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Publication numberUS7159084 B1
Publication typeGrant
Application numberUS 10/751,170
Publication dateJan 2, 2007
Filing dateDec 30, 2003
Priority dateDec 30, 2003
Fee statusPaid
Publication number10751170, 751170, US 7159084 B1, US 7159084B1, US-B1-7159084, US7159084 B1, US7159084B1
InventorsKulwinder Dhanoa
Original AssigneeAltera Corporation
Export CitationBiBTeX, EndNote, RefMan
External Links: USPTO, USPTO Assignment, Espacenet
Memory controller
US 7159084 B1
Abstract
A memory controller, such as a SDRAM controller, forms a queue of memory access requests to maximize efficient use of the bandwidth of the memory data bus. More specifically, the SDRAM controller pre-calculates the number of data bursts required to retrieve all the required data from the SDRAM, and the starting address for each of the data bursts, and queues the access requests for these data bursts such that the data bursts may be retrieved without incurring the usual read latency for each data burst.
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Claims(18)
1. A memory controller, comprising:
at least one bus interface, each bus interface being for connection to at least one respective devices for receiving memory access requests;
a memory interface, for connection to a memory device; and
control logic, for placing received memory access requests into a queue of memory access requests, wherein, when a queued memory access request is a read access request which requires multiple bursts of data to be read from the memory device, the control logic calculates the number of required data bursts and a starting address for each burst, and places the respective memory access requests into the queue of memory access requests such that back-to-back SDRAM read bursts can be subsequently performed, wherein the memory access requests that require multiple bursts are queued together so read latency is incurred only once.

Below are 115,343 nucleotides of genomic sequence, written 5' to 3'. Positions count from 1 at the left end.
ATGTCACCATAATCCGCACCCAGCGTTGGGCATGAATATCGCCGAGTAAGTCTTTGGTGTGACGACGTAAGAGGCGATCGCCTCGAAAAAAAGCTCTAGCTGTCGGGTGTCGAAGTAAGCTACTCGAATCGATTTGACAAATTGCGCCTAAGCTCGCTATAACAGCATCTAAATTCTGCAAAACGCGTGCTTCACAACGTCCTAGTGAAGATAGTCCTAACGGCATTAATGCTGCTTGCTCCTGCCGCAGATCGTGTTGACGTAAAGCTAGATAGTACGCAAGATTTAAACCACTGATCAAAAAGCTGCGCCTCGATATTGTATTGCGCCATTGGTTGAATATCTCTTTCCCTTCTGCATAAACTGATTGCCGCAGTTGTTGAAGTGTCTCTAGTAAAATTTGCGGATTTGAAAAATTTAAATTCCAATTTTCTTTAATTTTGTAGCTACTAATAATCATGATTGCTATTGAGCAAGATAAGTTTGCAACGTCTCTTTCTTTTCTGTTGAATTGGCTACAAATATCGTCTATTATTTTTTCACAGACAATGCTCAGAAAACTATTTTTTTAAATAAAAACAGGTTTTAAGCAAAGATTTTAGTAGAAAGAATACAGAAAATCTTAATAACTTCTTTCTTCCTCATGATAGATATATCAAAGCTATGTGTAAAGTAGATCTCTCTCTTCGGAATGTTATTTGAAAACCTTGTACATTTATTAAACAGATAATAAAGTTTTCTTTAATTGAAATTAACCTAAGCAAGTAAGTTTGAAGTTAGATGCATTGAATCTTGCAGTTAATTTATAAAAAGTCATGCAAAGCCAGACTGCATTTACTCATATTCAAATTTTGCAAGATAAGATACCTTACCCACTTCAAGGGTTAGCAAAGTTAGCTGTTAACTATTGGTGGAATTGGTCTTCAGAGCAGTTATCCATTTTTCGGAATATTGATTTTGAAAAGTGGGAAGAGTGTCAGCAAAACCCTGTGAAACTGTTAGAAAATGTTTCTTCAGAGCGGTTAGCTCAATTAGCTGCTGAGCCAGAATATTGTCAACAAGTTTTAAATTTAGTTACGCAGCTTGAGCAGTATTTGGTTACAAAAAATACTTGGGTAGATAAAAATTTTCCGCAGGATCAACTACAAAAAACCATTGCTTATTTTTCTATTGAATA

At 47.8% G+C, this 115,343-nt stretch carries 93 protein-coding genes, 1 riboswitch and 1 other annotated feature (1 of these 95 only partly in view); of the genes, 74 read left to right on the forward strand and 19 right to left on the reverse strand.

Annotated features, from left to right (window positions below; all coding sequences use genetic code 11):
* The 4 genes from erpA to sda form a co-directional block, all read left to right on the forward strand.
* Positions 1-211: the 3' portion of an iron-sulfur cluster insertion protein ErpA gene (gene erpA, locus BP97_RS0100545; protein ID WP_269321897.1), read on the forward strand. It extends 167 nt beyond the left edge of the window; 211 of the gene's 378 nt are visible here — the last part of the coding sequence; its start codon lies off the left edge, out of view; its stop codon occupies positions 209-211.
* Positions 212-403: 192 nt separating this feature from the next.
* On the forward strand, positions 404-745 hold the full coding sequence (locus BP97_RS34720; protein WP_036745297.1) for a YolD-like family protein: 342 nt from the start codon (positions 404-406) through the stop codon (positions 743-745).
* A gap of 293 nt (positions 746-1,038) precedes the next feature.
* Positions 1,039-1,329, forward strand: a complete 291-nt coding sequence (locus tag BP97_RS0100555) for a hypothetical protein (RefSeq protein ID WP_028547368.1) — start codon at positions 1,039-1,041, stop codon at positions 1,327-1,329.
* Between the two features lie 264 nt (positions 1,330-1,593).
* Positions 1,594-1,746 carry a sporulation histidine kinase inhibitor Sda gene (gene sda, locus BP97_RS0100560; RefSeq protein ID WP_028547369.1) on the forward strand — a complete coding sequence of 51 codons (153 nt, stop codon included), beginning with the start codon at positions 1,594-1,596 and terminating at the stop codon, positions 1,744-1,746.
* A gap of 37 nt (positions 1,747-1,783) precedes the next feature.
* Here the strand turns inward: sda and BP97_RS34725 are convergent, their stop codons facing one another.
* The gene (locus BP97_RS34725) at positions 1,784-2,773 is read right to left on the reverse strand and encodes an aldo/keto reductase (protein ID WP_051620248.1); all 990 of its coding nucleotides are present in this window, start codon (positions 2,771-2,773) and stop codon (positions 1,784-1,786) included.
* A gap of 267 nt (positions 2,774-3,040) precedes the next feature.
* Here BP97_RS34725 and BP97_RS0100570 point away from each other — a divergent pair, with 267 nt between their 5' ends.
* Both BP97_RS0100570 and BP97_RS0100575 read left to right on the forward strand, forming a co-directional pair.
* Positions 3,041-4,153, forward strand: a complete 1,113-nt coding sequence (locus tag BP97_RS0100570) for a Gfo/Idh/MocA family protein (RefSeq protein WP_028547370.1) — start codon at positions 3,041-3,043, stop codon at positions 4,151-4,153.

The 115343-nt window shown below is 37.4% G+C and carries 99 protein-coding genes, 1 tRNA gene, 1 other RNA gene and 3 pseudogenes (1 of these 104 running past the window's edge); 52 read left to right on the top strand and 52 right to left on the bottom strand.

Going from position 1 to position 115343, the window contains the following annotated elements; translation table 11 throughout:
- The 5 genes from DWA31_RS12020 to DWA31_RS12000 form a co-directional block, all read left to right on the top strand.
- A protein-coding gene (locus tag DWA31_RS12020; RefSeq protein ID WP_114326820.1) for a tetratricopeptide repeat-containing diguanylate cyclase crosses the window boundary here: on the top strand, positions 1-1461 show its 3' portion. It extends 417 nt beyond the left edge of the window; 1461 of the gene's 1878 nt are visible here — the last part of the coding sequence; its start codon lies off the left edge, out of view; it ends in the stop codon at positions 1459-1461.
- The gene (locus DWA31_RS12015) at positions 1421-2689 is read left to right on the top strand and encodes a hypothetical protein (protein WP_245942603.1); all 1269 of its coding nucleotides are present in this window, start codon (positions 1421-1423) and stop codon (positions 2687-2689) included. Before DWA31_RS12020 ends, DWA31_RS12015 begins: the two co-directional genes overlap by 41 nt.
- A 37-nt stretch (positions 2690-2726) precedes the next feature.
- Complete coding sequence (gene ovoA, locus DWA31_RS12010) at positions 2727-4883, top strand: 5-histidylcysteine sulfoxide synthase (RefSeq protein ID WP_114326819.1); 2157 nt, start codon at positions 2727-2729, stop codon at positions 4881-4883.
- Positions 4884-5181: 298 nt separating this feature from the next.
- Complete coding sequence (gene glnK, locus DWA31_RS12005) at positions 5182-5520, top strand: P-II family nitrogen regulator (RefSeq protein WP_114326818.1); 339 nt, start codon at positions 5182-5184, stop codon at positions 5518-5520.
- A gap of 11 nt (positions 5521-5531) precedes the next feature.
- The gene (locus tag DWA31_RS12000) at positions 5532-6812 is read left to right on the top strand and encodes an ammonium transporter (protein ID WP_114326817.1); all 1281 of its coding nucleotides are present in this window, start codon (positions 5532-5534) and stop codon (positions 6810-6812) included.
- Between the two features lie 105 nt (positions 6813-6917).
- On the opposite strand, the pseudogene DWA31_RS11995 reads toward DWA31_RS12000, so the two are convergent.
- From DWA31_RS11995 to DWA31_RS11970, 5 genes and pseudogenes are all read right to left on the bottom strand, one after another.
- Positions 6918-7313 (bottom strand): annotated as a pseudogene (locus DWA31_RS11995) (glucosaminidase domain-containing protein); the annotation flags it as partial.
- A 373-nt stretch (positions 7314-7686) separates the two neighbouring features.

2. A memory controller as claimed in claim 1, wherein, when a memory access request is a read access request which requires multiple bursts of data to be read from the memory device, the calculated starting address for a first of said required data bursts comprises a row address and a column address, and the calculated starting address for a second and any subsequent required data bursts comprises a column address but no row address.
3. A memory controller as claimed in claim 2, wherein the calculated starting address for the first of said required data bursts further comprises a chip select indication.
4. A memory controller as claimed in claim 1, comprising a plurality of bus interfaces, wherein memory access requests received from different bus interfaces may be placed into the queue of memory access requests with different priorities.
5. A memory controller as claimed in claim 1, comprising a plurality of bus interfaces, wherein memory access requests received from different bus interfaces may be placed into the queue of memory access requests with priorities determined in such a way as to maximize efficient usage of a memory bus connected to the memory interface.
6. A memory controller as claimed in claim 1, wherein the multiple bursts of data are provided within one successive clock cycle.
7. A memory controller as claimed in claim 1, wherein control logic determines if the read access requires a incrementing burst type of wrapping burst type.
8. In a memory controller, comprising at least one bus interface, each bus interface being for connection to at east one respective devices for receiving memory access requests; and a memory interface, for connection to a memory device; the method comprising:
when a queued memory access request is a read access request which requires multiple bursts of data to be read from the memory device, calculating the number of required data bursts and a starting address for each burst, and
placing the respective memory access requests into a queue of memory access requests such that back-to-back SDRAM read bursts can be subsequently performed, wherein the memory access requests are queued together so read latency is incurred only once.
9. A method as claimed in claim 8, comprising, when a memory access request is a read access request which requires multiple bursts of data to be read from the memory device, calculating said starting address for a first of said required data bursts comprising a row address and a column address, and calculating said starting address for a second and any subsequent required data bursts comprising a column address but no row address.